|~|rakesh200.gif|~|Rakesh Kumar, research VP for server I&O at Gartner.|~|Technology investments in the area of datacentres are at an all time high in the region as businesses and IT managers alike spend effort and time in building and consolidating new age datacentres. The first part of this series looked at some of the major areas of spend during the initial stages of designing and building a datacentre. However, much of this desire to buy and implement only the best dwindles as one moves up from the physical infrastructure layer of the datacentre to some of the more sophisticated products, solutions and management areas. “The Middle East does adopt a conservative outlook towards aspects of higher technology in the datacentre, especially when it comes to management investments. In many ways, they reflect the trends that were seen in more mature markets about ten years ago,” says Rakesh Kumar, research VP for server I&O at Gartner. There are two parts to this slightly immature attitude towards datacentre technologies, as one goes beyond the basic infrastructure layer. The first is the low-key interest - and consequently spend - in certain technologies that are seen to be not of immediate relevance. This often includes physical security and storage. The other covers a restrictive mindset that continues to look at the running and maintaining of datacentres as single points of technology rather than as the several parts of a whole. Locking down Middle East enterprises are acutely aware of securing their data. There is not a single enterprise that would operate any part of its network without the necessary firewall, IPS and antivirus solutions installed and fully functional. Not often though do they pay equal attention to aspects of physical security. “There is a general lack of interest in elements of physical security in the enterprise. Most of the big organisations here are clued into the aspects of digital security, but only around 10% of them realise that protecting the room in which your data resides is as crucial as protecting the data itself,” says Gilles Ortega, MENA country manager for Axis Communications. “The technology and the ability to deploy appropriate physical security solutions have not been widely available until recently within the region. The region’s integrators generally have not had the product and deployment knowledge required to assist datacentre managers and designers to understand and solve physical security technology solutions,” points out Gary Highton, MD for Mayflex in the Middle East. Another crucial factor is that since the Middle East boasts one of the lowest crime rates in the world, enterprises do not think instinctively of physical security in the datacentres. The good news though is that the prevailing attitudes are changing and part of this is due to the advancements in physical security technology itself, which is increasingly being tied to backend networks, software and digital security. “There are innumerable options for physical security these days. There are access control technologies, which include biometrics and there are networked cameras which help in monitoring and control,” adds Ortega. “Physical monitoring is now becoming more involved in IP monitoring systems and this can include visual, environmental and equipment condition monitoring – covering airconditioning, UPS, gas systems and flow rates – along with access control and power control. Systems can also be tuned to track changes conducted even by approved personnel within the datacentre across the various systems,” says Mayflex’s Highton. Vendors also point out that there is an increase in manufacturers and distributors who can provide appropriate solutions, technical support and necessary training in the areas of physical security in the region. This in turn is expected to help datacentre managers become more aware of the potential issues and lead to a higher investment in the are of physical security. ||**|||~|gilles200.gif|~|Gilles Ortega, MENA country manager for Axis Communications. |~|Store them up Mention storage in the region and almost always you will hear SAN. It is no exaggeration to say that most enterprises look to SAN as the answer to their storage requirements in and out of the datacentre. Though there are a few NAS and DAS structures in the region these are, more often than not, used as complementary elements to a base SAN deployment. Industry vendors point out though that many of the SAN solutions being put in place are being brought in as individual solutions to fill a particular storage need as and when it arises. Moreover, a large part of existing SAN deployments in the region are being grossly mis-managed with regards to capacity, according to vendors. “Most enterprises lack proper visibility into their storage environments. One of the reasons is that many buy storage from various vendors at different points in time and this makes it difficult to manage all of them as a comprehensive whole. In such a situation, when companies believe they are using close to 80% of storage capacity, in reality they might only be using around 40%,” says Omar Dajani, systems engineering manager for Symantec MENA. A comprehensive and open management platform that is vendor agnostic and goes across various storage solutions, can help enterprises in addressing this perceived over-utilisation of storage. Such a console can provide the correct state of storage utilities and help get more out of existing solutions instead of the regular practice of buying more storage to fill the gaps. Industry vendors point out that this lack of comprehensive management is not restricted to storage solutions alone but extends across the many solutions of the datacentre; a lack, they say, that could endanger the long-term plans and data reliability of Middle East enterprises. ||**|||~|omar200.gif|~|Omar Dajani, systems engineering manager for Symantec MENA. |~|Management basics Talk to any of the big industry vendors on the general topic of datacentre management and you are likely to hear about virtualisation, the crucial necessity of energy management and the importance of keeping data life-cycle in mind while managing a datacentre. Prod them a bit more about regional details and they are likely to tell you a different story. “We are still witnessing poor management in datacentres. Datacentre management evolution has been sluggish in the Middle East,” says Michael Caracache, technical support manager and product specialist at AMP NetConnect. “The most important part of running a datacentre is end-to-end life-cycle management that would cover availability and performance, change and configuration as well as service. With complex solutions it would be useless to manage per system. In general, most regional datacentres lag behind in this trend of consolidation and end-to-end management,” says Faisal Fouad Aljundi, senior solution architect for telecoms at HP. Enterprise efforts or absence of the same, in high end information management is tied into another interesting market dynamic – the tendency to buy and implement solutions in the datacentre as silo structures. Cherief Sleiman, chief technologist for the MEA at Cisco Systems says: “Enterprises here fail to look at the datacentre and its solutions as a business-integrated and overall process. They do not take a comprehensive and well-rounded view of the IT architecture and tend to invest in solutions to address specific needs at specific points.” “Conversely, they should work at understanding the underlying concept of their business, their strategy, the goals they want to achieve over time and build a datacentre which is capable to encompassing and aiding operational efforts towards reaching those targets. “When you build with the long term strategic picture in mind, enterprises will get datacentres that are more manageable, work more effectively and are infinitely more scaleable while getting more investment returns from their IT purchases,” he adds. Kumar from Gartner agrees with Sleiman: “I have noticed that Middle East enterprises still tend to make a lot of their datacentre buying decisions on the basis of apparent cost. They have a very short term view of IT functions and spend, and buy based on a need as it arises. This affects long term planning and cuts out the ability to look beyond and make decisions.” Apart from a mindset that approaches datacentre functioning as a constant evaluation of cost, enterprises also tend to ignore the need for a comprehensive management platform that is device and vendor neutral and provides them a consistent and clear picture of all that is happening across the systems. Vendors warn that such a constrained view of datacentres can adversely affect not only management, but also the performance of the enterprise over the years. Moreover, enterprises in the region place a lot of faith in the mechanical and technical survival rate of their investments – so much so that they fail to hire the right personnel to man the datacentre facilities. “IT investments inside the datacentre are like having a car. You need to give it good service at the right points in time to assure yourself of continued performance levels from the vehicle,” says Kumar. “Even when the right technical people are hired as part of the IT team to man the datacentre there is no proper linking between facilities management and the IT team. They remain split and there is a clear demarcation between the two groups. This is tied into the fact that energy consumption and management is not given much importance in the region,” says Herbert Radlinger, channel manager MEA for Schnabel AG, a global consulting firm for datacentre design. Add to this a lack of best practice implementation in overall management, and its easy to believe that enterprises might well be waiting for a disaster to happen. Enterprises in the region only need to look around for some help though. Consultants like Schnabel and most other big vendors, do often render assistance to organisations in setting up the basics of datacentre management and establishing a structure and process with which enterprises can plan long term without any undue surprises. “It is essential for enterprises to consider best practice guidelines such as those set down by the ITIL (Information Technology Infrastructure Library) and take into consideration more international standards in the running of their datacentres. More important maybe, they have to address basic issues early such as what kind of a company they are and what they want to be eventually,” says Jul Johansen, solutions manager for Dell in the region. He points out that not only is it necessary for enterprises to get certified on the right standards but that they should put in efforts to continue and follow up on these practices in order to achieve the most benefits. Dell itself is working on a system, called Project Hybrid, to address challenges across IT infrastructures and how enterprises can rethink technology to gain the most advantage for their business. The nay sayers Vendors predict that continuing mis-management of datacentres and enterprise ignorance of best practices could soon lead to a state of ineffective use of technology within the enterprise at best and the eventual collapse of the entire IT infrastructure and loss of data at the worst. But amidst all the doomsday predictions, there are those who believe that the tide is turning and more of the larger enterprises and projects in the region are beginning to shine the light in the right direction. “It is true that until about 2004 most datacentre considerations in the region were around point solutions and putting them together one at a time. But over the last 12 to 18 months I have seen many projects that indicate the trend is changing. People are beginning to plan and implement on datacentre solutions in the right manner across the GCC,” believes Dajani from Symantec. However, he does agree, there are still a lot of holes to fill and a considerably long way to go before Middle East enterprises can reach the maturity level of markets like Europe and the US. “When building a datacentre, organisations not only have to implement an effective management system but also take care to put in place common platforms across systems. Not having six operating systems, six applications for the same functions and six different management interfaces will certainly help in management. Common frameworks, architecture and platforms, which are built on open standards are the best way ahead for enterprises,” continues Dajani. “There are datacentres in the region that will be breaking out at the seams due to increasing complexity in the next 18 months. CIOs and datacentre managers need to pick up the word and march on the level of urgency required in implementing international standards in datacentre operations. They really should not be waiting for a time when the datacentres run out of space or till their various applications come to a complete halt. That would be my advice,” he concludes. ||**||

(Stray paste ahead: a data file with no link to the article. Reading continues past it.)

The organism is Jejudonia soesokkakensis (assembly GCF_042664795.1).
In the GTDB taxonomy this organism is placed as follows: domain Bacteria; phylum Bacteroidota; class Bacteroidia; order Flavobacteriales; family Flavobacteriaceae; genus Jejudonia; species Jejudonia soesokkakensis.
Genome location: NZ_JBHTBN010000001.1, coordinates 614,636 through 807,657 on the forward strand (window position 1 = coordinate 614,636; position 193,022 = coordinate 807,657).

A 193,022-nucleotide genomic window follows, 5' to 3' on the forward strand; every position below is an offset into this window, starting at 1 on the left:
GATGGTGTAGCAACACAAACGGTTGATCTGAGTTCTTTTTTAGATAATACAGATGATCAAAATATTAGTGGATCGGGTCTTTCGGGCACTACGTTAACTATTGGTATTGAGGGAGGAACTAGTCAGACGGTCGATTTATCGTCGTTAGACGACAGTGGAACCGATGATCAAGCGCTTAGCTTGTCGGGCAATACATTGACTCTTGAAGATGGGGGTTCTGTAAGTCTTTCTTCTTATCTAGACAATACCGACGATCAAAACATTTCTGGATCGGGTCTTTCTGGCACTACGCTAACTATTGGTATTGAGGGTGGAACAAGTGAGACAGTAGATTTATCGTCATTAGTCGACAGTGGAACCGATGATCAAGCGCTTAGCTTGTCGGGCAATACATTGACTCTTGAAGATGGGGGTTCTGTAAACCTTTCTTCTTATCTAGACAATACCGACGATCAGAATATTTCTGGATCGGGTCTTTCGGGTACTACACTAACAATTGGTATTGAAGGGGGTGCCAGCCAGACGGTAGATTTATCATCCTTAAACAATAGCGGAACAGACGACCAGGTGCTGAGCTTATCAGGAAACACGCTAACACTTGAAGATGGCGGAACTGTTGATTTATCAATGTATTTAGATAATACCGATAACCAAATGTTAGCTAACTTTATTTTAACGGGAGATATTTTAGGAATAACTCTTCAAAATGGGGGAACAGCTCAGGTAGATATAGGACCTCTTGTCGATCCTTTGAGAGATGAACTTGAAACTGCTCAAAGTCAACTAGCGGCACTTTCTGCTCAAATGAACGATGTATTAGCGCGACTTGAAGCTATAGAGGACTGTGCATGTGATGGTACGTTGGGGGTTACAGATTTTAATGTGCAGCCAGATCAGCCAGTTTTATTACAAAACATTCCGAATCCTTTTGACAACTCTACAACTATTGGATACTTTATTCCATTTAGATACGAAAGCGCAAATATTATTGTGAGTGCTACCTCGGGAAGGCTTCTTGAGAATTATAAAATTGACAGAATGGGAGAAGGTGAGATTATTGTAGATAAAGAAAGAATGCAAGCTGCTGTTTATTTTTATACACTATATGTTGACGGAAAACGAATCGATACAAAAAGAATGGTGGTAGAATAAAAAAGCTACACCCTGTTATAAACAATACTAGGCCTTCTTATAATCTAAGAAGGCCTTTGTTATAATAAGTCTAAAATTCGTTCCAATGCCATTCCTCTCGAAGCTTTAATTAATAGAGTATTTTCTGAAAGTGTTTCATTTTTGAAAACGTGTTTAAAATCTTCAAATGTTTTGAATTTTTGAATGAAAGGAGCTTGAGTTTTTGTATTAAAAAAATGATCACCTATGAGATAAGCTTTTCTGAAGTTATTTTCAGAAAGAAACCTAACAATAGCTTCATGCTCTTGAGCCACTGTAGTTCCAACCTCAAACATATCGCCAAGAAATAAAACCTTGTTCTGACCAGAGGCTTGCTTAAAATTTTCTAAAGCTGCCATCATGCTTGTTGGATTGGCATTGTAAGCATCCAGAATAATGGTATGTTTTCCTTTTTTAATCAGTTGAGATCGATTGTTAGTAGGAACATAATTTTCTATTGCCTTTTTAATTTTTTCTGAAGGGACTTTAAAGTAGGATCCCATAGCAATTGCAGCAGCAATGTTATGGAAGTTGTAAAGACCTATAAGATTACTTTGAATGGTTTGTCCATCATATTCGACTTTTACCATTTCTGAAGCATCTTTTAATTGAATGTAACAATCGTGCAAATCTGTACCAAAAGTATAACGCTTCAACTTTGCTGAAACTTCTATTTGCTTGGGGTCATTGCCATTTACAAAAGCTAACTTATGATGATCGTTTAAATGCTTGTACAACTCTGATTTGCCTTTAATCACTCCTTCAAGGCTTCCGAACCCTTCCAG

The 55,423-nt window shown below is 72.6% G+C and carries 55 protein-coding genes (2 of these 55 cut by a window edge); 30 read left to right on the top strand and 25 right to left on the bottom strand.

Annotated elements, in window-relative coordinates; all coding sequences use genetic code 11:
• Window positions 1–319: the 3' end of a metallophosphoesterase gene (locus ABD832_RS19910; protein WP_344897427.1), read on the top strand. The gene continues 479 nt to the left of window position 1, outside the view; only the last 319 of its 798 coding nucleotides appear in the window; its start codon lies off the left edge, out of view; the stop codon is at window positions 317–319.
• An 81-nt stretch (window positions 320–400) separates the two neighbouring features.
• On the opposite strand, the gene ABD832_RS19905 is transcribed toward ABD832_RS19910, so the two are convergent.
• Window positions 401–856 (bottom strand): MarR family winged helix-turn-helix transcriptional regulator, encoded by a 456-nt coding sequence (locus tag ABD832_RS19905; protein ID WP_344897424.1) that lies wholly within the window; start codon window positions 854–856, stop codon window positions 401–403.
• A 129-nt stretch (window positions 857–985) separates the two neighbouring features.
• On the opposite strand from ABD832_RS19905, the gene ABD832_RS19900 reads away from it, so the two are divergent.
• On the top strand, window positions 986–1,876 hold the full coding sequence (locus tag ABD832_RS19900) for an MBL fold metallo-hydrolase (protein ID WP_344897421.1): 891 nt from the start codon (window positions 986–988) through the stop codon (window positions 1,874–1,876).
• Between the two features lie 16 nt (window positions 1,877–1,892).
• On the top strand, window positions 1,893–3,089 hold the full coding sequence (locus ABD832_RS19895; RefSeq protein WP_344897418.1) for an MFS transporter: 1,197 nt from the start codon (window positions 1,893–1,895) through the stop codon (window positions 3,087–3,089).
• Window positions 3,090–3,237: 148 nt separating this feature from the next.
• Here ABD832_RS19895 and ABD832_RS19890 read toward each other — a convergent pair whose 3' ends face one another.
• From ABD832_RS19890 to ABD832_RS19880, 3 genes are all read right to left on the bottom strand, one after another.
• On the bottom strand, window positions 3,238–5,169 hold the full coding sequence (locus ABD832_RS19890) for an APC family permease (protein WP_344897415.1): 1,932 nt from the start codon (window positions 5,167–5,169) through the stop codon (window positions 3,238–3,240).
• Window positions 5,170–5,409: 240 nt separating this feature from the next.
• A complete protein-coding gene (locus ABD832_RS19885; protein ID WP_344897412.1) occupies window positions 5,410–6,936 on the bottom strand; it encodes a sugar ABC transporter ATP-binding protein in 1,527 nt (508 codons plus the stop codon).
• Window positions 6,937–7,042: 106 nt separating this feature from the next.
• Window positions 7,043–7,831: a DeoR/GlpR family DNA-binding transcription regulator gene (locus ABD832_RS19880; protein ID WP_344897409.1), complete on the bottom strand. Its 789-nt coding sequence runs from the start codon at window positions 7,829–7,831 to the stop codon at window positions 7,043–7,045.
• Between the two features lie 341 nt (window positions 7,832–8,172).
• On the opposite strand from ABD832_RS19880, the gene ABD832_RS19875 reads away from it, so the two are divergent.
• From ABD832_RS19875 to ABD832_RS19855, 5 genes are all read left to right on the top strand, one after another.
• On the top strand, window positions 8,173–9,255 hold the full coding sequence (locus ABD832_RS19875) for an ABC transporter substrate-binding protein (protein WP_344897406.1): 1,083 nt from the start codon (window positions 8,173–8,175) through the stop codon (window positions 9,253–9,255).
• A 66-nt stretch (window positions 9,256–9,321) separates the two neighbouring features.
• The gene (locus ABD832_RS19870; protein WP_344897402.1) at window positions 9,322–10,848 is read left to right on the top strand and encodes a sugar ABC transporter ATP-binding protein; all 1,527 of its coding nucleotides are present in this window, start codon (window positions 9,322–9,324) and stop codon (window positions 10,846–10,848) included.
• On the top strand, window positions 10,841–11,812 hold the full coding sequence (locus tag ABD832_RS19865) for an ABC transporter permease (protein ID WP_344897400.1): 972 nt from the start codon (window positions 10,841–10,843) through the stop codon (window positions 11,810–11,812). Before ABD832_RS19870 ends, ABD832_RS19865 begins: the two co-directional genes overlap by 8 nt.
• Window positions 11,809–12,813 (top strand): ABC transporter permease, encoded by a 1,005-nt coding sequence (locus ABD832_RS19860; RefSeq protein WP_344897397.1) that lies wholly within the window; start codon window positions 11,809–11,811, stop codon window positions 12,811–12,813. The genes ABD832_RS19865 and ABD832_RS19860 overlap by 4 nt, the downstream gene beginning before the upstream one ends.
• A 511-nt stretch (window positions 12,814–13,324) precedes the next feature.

Add a Comment

Your display name This field is mandatory

Your e-mail address This field is mandatory (Your e-mail address won't be published)

Security code